Now very few people will mourn the creative compromises made during the making of Harbour Lights. But for two Nordic Noir series non-creative issues have impacted on the creatives, to the series’ potential detriment. In Borgen, for example, the first two series form a single unit of 20 episodes, while the third series – added after the show’s international success – sees all sorts of changes. Some of those are necessary to develop the characters but I can’t help but wonder whether the series would have been different had Pilou Asbæk been available more widely to play Kasper. It is inconceivable that had he been available he would not have remained one of the main three leads. Yes, Kasper’s switch to TV1 (and Katrine’s shift to shpindoctor) would probably still have made sense, but one of the problems with series 3 is that we hadn’t really bonded in series 1 and 2 with Torben Friis in the same way as the brilliant and flawed Kasper Juul. Had the producers known (a) that they were getting a third series (b) that they’d need to promote Torben’s character, it’s possible that he’d have been written in series 1 and 2 accordingly. This isn’t to suggest that the third series of Borgen is a disaster. It is, at times, sublime. But you do wonder what they would have come up with given a completely free hand.
But imagine it had been Sidse rather than Pilou who had thrown in the towel. That’s almost the challenge for the team putting together the third series of The Bridge. A number of people have described the second series as the finest ten hours of Nordic Noir TV – no pressure for series 3 then! But there’s confusion about what has happened to lead character Martin Rohde. Originally actor Kim Bodnia was due to take part in series 3. Then it was alleged that Bodnia had had a bust up with the producers about their plans for the character – which was subsequently denied in an interview in which the two lead actors say ‘anything’s possible’ (in a not especially convincing way) but in which they also confirm that Martin is in prison and there aren’t any plans for his appearance.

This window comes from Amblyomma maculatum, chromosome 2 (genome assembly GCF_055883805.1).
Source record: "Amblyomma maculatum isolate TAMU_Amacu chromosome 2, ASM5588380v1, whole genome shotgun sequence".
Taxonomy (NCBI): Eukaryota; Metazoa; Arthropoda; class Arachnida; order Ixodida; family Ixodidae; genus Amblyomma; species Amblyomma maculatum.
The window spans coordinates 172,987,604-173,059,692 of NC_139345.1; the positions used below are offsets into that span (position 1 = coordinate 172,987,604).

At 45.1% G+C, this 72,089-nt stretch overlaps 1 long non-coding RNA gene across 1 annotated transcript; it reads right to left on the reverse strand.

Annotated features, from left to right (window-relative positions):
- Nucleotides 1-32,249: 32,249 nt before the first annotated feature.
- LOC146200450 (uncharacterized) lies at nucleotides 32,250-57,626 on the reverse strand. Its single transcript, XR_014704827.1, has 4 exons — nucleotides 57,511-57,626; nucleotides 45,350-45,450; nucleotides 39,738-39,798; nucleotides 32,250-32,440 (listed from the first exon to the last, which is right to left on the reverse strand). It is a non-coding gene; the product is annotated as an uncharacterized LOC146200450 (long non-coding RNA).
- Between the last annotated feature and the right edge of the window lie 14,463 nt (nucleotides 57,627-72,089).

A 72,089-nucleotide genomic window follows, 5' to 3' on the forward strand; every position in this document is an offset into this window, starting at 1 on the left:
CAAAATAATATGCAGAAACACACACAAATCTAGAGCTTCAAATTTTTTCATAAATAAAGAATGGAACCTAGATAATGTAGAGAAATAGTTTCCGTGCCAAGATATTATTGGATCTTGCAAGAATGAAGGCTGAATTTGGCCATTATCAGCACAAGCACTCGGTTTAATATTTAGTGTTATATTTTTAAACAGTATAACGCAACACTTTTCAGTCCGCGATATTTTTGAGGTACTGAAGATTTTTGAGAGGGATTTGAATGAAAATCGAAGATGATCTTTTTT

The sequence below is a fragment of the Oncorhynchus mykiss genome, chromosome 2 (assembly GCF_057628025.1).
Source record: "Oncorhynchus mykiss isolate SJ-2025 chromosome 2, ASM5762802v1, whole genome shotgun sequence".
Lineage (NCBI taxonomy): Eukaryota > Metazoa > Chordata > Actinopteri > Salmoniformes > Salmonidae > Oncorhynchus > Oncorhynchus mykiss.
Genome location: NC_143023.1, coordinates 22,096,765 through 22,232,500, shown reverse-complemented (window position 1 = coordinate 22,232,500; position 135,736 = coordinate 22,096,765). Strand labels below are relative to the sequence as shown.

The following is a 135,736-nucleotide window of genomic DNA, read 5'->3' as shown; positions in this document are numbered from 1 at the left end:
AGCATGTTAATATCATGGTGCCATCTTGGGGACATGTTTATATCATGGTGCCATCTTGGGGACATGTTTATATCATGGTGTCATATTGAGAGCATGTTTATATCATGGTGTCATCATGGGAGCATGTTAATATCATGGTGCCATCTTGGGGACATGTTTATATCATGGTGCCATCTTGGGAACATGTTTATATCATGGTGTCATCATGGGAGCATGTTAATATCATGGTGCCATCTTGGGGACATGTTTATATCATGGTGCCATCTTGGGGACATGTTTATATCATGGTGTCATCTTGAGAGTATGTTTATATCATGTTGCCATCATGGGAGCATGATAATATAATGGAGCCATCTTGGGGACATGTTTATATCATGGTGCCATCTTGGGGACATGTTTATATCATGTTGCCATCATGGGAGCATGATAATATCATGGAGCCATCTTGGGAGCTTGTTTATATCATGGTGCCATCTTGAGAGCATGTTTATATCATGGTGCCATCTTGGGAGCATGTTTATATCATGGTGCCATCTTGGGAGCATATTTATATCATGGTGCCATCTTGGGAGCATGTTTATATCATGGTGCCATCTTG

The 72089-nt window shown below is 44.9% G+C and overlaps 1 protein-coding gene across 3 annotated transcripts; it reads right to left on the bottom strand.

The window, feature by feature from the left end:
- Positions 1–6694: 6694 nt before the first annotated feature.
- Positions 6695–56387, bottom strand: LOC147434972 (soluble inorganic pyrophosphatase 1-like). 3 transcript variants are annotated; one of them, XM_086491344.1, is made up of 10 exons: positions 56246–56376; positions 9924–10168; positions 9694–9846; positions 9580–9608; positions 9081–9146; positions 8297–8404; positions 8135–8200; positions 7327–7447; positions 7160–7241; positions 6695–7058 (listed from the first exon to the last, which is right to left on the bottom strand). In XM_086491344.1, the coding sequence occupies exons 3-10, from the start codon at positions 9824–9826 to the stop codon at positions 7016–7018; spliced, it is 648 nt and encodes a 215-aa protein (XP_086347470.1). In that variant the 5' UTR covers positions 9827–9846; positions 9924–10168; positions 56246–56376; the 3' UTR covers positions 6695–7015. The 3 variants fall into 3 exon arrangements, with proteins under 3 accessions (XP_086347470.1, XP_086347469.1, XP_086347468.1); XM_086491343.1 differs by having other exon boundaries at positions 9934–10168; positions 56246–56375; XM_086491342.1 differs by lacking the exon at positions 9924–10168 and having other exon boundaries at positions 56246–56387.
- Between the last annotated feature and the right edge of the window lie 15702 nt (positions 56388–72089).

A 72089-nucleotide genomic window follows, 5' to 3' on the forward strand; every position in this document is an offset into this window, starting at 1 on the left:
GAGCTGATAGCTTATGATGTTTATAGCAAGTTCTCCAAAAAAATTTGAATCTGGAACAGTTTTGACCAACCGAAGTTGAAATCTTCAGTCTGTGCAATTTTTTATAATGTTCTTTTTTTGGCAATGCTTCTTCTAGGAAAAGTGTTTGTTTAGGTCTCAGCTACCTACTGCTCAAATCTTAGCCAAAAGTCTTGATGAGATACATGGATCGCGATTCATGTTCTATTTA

That is not a great position for fans to be in. Much of what was perfect about The Bridge was the relationship between Rohde and Saga Norén, brilliantly played by the two leads. If Rohde is not present, Norén’s character will need to develop, cut off as she now is from her only friend. That may or may not lead to an excellent story arc. But the satisfaction of seeing the crime solved in each series was also balanced by the emotional rollercoaster ride as Martin struggled to come to terms with the murder of his son in series 1. It was never confirmed whether Martin did or did not kill Jens Hansen and fans have been arguing for and against since the series 2 finale. Some of us have been rather excited to see how the show will deal with the matter. We weren’t considering that the way we’d hear of Martin’s innocence or not was via the cast list for series 3 and that’s a huge disappointment. The story seems to be taking second place behind the compromises required by the TV production process.
The show’s producers have a month or so to get everythng lined up for the production of the third series and we have every confidence in them. But it is worth considering that a novelist would have had a very different decision making process. With fewer stakeholders, the novelist could have put the story first and the stars second. Either way, it looks as though there may be a Bodnia-sized gap between Copenhagen and Malmo when the series 3 opening credits roll. The millions of Bridge fans worldwide will be nervous that the team will pull it off, even while they are rooting for them to do so.